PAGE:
First Utility has cut its fees for customers who pay for their gas and electricity by cash or cheque. But everybody who can should switch to paying by direct debit for their energy, to avoid up to £90 a year in extra charges.

The firm's cut fees for its 21,000 customers who pay by cash or cheque from £8/month to £2/month, saving them £72 a year (see our Energy Direct Debits guide for help in lowering costs).

But they'll still pay £24 per year more than those who pay for their energy by direct debit. has always urged households to pay for energy bills by monthly direct debit as they won't be charged extra. You can save about 6% a year compared to paying by cash or cheque, as companies are sure you won't default.

Energy providers are free to set their own charges for not paying by direct debit and these can cost up to £90/year. See the table below for how much the big six energy providers charge.

Charges for not paying by direct debit

Provider Extra cost per year
British Gas
First Utility
Scottish Power
Based on a dual fuel customer. energy analyst Archna Luthra says: "Everyone who can should opt to pay for their energy by direct debit – it's a no-brainer.

"But First Utility's move is good news for those that are disenfranchised from the banking system, though it's still worth doing a full comparison to find your cheapest tariff. The saving you make from being on the cheapest tariff may outweigh the saving First Utility is offering.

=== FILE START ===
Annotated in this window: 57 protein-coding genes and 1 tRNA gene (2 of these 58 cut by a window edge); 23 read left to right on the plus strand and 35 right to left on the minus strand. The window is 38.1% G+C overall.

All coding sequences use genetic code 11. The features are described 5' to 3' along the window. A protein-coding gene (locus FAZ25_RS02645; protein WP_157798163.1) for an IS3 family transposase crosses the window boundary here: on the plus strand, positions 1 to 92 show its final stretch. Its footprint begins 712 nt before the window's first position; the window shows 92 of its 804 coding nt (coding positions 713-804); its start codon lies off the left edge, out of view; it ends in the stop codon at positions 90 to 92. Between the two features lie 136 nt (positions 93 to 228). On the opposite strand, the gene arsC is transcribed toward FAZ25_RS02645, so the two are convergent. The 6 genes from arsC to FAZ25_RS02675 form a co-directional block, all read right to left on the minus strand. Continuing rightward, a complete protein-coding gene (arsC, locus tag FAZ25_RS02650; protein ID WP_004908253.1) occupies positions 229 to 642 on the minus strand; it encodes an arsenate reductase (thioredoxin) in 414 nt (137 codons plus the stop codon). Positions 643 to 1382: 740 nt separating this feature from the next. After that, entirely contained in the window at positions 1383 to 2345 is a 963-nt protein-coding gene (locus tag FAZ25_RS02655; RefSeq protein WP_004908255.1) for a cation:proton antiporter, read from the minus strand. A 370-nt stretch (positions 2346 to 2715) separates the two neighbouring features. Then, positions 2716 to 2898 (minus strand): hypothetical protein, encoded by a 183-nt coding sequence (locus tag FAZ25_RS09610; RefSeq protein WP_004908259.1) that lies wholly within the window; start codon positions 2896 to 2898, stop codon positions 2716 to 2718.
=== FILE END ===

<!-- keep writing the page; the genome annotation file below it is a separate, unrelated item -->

"And while it's a welcome move, it doesn't help those on prepayment meters, who disgracefully often pay the most for their energy."

Cap on costs

Conservative MP Robert Halfon has branded energy companies' payment charges "excessive" and "extortionate", and wants the Government to consider banning fees above £2 per month.

The Harlow MP told the House of Commons this month: "I believe these charges effectively act as a stealth tax on the poor.

"Understandably, anyone on a low income might be concerned about the direct debit which might come out at the moment when they do not have the ability to pay for it.

"There are 1.9 million households in the UK who do not have a current account, so that's no facility for them to have an overdraft. Half-a-million of these households do not even have access to a basic bank account that can accept a direct payment."

While most providers penalise customers for not paying by direct debit, some smaller companies, including Ecotricity and Green Energy UK, don't add a surcharge.

Act now to cut bills

Don't count on energy providers to lower charges – you can act now to cut costs. Use our Cheap Energy Club to check if you can save by switching to another tariff. If you can pay by direct debit, it's likely you'll save more.

Also consider locking into a cheap fix for up to four years to protect yourself against future price hikes. Just remember to opt for one with no exit fees, as then you've price certainty and can leave if costs fall.